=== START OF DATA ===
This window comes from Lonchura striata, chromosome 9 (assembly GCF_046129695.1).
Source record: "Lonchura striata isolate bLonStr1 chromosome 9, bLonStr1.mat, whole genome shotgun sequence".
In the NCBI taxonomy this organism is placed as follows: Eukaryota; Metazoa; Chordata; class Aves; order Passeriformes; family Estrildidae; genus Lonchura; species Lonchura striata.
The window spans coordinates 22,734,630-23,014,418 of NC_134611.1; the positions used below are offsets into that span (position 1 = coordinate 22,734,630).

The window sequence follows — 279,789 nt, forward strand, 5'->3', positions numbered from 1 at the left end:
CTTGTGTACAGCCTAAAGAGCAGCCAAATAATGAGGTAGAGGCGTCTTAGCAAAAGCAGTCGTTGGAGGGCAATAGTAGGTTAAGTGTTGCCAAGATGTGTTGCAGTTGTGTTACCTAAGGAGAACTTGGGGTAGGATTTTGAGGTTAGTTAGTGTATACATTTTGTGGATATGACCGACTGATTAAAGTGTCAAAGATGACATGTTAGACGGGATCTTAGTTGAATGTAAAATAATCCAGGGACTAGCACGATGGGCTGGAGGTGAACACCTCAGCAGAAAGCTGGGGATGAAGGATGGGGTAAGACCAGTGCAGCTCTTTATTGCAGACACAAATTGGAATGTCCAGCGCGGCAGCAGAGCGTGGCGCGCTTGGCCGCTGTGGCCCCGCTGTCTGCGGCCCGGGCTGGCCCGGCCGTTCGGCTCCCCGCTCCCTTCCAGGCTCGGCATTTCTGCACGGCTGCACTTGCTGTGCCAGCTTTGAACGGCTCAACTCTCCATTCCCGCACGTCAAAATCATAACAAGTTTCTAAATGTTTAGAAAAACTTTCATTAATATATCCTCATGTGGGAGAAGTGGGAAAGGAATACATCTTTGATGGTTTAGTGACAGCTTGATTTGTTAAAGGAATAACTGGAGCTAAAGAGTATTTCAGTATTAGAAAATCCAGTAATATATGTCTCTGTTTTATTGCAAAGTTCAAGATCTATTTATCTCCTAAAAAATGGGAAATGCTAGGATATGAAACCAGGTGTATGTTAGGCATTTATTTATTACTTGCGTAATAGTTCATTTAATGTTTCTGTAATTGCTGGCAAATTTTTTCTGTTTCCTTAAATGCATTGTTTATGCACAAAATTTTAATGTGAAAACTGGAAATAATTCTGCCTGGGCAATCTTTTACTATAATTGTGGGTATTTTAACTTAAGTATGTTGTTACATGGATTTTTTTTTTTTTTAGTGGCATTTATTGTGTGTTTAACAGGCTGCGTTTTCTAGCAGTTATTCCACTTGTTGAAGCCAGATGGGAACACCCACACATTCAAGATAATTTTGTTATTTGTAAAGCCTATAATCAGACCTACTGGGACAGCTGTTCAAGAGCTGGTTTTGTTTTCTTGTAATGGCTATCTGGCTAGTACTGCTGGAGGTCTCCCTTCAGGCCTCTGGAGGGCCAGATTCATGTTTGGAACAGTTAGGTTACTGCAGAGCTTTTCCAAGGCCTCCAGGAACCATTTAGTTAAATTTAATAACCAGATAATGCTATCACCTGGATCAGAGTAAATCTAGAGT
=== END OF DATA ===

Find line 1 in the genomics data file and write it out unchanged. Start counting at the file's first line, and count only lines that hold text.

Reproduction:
This window comes from Lonchura striata, chromosome 9 (assembly GCF_046129695.1).